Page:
The purpose of this review was to study the relationships between negative affect states and cardiovascular disorders.
The phenomenology of the negative affect states of depression, helplessness, hopelessness, vital exhaustion and grief is described. Their correlations with morbidity and mortality are analyzed. The physiological correlates of the affect states are pointed out. Finally, the reaction pattern of conservation-withdrawal according to Schmale and Engel and its ontogenesis are outlined. This is a disengaging behavior pattern as opposed to the engaging fight-flight reaction pattern of Cannon. The giving up complex, with its affects of helplessness and hopelessness, is explained.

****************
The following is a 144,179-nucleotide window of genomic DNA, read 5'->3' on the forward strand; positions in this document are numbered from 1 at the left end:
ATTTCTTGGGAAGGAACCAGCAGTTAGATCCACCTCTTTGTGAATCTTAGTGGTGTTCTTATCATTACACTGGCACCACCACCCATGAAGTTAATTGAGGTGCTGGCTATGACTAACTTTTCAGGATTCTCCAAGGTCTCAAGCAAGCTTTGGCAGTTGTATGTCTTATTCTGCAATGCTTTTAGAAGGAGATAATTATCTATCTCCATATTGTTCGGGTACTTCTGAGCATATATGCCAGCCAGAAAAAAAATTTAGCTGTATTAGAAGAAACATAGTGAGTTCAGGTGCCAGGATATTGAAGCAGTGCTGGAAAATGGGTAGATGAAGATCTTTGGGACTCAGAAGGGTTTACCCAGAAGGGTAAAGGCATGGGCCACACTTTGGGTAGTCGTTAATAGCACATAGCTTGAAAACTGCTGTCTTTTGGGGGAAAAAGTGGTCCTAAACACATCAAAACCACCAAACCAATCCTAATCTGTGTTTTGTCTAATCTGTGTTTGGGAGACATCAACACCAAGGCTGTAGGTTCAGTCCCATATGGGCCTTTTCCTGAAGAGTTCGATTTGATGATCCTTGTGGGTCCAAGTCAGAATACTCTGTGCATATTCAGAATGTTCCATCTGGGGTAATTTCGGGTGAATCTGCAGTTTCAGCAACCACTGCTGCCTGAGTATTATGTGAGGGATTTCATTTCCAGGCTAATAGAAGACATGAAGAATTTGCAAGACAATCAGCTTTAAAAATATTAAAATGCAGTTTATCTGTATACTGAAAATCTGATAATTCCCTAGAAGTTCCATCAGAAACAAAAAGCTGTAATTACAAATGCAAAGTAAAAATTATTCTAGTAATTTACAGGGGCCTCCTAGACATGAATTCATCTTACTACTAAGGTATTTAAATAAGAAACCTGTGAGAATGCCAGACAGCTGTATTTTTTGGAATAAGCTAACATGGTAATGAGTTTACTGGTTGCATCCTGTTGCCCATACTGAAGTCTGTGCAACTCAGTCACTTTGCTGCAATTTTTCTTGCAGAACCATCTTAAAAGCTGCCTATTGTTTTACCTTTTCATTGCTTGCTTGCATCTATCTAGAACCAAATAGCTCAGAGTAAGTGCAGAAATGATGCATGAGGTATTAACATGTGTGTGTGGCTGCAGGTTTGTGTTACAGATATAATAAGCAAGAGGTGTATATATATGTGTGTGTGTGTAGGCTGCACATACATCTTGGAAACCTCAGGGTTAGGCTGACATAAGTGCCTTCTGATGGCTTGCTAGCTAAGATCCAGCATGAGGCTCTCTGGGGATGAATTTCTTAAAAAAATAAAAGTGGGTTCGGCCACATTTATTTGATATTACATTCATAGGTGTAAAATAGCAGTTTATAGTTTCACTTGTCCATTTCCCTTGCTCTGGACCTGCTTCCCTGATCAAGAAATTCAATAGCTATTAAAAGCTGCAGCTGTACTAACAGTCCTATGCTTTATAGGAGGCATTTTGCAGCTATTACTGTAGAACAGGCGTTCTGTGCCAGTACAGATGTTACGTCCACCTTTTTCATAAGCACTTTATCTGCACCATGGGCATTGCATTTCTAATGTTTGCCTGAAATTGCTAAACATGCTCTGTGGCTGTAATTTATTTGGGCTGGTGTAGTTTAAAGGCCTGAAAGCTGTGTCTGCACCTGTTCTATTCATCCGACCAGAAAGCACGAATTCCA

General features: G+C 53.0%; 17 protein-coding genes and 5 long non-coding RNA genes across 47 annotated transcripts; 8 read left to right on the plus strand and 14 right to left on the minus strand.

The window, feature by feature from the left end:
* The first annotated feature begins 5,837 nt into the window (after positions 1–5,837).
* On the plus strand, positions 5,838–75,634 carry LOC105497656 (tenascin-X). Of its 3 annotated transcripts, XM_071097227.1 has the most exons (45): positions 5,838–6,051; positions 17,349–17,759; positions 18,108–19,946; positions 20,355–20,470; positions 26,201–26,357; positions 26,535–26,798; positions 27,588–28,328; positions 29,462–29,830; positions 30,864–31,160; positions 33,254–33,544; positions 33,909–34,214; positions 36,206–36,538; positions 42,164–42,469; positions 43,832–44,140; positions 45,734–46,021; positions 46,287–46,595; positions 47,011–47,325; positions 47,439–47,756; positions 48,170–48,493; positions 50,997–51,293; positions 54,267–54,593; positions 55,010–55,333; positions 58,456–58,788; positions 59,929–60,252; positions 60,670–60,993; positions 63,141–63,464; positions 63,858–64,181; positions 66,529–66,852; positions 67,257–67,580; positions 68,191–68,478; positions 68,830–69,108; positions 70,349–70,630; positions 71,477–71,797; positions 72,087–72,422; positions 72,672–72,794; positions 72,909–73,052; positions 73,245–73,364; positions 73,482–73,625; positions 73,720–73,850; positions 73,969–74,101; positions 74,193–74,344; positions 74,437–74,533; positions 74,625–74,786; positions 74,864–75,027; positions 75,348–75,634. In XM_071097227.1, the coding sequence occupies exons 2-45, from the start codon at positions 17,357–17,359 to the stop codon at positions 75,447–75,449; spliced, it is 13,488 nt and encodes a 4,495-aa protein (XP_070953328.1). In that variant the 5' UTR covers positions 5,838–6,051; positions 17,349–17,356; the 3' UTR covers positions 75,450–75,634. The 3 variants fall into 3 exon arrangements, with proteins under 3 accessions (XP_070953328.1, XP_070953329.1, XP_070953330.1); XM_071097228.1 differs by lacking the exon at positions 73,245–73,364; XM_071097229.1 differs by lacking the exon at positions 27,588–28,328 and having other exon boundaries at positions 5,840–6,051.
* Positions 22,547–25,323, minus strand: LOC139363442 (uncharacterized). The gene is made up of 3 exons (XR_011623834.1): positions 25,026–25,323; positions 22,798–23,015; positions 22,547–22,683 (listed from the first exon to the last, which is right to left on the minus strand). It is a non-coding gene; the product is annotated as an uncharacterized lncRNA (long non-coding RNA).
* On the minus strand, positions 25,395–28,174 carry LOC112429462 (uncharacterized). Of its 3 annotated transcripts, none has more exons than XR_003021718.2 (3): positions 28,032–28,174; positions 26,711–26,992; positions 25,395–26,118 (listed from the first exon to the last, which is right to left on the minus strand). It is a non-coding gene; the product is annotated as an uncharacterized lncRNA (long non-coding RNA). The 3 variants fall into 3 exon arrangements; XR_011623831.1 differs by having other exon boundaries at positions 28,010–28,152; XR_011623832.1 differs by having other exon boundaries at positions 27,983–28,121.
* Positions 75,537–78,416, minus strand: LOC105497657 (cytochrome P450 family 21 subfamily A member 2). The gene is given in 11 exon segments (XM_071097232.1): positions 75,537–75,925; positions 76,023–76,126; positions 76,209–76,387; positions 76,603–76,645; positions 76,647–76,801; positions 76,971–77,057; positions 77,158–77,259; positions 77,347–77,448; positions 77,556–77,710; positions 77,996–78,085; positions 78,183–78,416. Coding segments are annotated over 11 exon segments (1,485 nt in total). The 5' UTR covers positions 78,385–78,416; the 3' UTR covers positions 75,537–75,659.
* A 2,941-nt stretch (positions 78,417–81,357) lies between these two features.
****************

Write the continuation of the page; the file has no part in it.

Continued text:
The giving up complex in the context of the conservation-withdrawal pattern presents a biologically and developmentally sound conceptual basis for the understanding of the relationships of the negative affect states with cardiovascular disorders. This enables the integration of the concept of vital exhaustion, which has become the most promising operationalized instrument in psychosocial cardiovascular research.